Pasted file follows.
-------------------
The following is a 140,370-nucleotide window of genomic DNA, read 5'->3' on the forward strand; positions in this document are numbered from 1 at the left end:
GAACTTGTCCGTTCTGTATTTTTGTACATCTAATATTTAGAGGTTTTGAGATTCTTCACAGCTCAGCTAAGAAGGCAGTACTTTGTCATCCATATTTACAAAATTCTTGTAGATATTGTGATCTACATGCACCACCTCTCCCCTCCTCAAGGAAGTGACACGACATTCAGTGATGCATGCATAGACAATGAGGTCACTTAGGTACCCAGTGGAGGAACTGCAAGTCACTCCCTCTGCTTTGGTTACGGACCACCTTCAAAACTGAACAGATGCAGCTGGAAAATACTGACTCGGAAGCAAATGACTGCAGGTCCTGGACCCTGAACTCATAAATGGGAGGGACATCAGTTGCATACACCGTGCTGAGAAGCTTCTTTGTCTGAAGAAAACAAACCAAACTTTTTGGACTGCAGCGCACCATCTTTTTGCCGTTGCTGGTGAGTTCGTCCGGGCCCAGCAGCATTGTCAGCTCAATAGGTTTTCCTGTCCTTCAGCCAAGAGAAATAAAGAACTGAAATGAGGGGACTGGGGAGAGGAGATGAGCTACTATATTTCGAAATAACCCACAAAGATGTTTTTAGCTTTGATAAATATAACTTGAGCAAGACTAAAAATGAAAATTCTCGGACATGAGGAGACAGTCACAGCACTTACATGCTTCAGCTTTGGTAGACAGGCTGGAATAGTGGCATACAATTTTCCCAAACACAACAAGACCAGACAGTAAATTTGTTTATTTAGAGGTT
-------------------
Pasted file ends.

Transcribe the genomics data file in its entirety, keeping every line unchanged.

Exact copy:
The following is a 140,370-nucleotide window of genomic DNA, read 5'->3' on the forward strand; positions in this document are numbered from 1 at the left end:
GAACTTGTCCGTTCTGTATTTTTGTACATCTAATATTTAGAGGTTTTGAGATTCTTCACAGCTCAGCTAAGAAGGCAGTACTTTGTCATCCATATTTACAAAATTCTTGTAGATATTGTGATCTACATGCACCACCTCTCCCCTCCTCAAGGAAGTGACACGACATTCAGTGATGCATGCATAGACAATGAGGTCACTTAGGTACCCAGTGGAGGAACTGCAAGTCACTCCCTCTGCTTTGGTTACGGACCACCTTCAAAACTGAACAGATGCAGCTGGAAAATACTGACTCGGAAGCAAATGACTGCAGGTCCTGGACCCTGAACTCATAAATGGGAGGGACATCAGTTGCATACACCGTGCTGAGAAGCTTCTTTGTCTGAAGAAAACAAACCAAACTTTTTGGACTGCAGCGCACCATCTTTTTGCCGTTGCTGGTGAGTTCGTCCGGGCCCAGCAGCATTGTCAGCTCAATAGGTTTTCCTGTCCTTCAGCCAAGAGAAATAAAGAACTGAAATGAGGGGACTGGGGAGAGGAGATGAGCTACTATATTTCGAAATAACCCACAAAGATGTTTTTAGCTTTGATAAATATAACTTGAGCAAGACTAAAAATGAAAATTCTCGGACATGAGGAGACAGTCACAGCACTTACATGCTTCAGCTTTGGTAGACAGGCTGGAATAGTGGCATACAATTTTCCCAAACACAACAAGACCAGACAGTAAATTTGTTTATTTAGAGGTT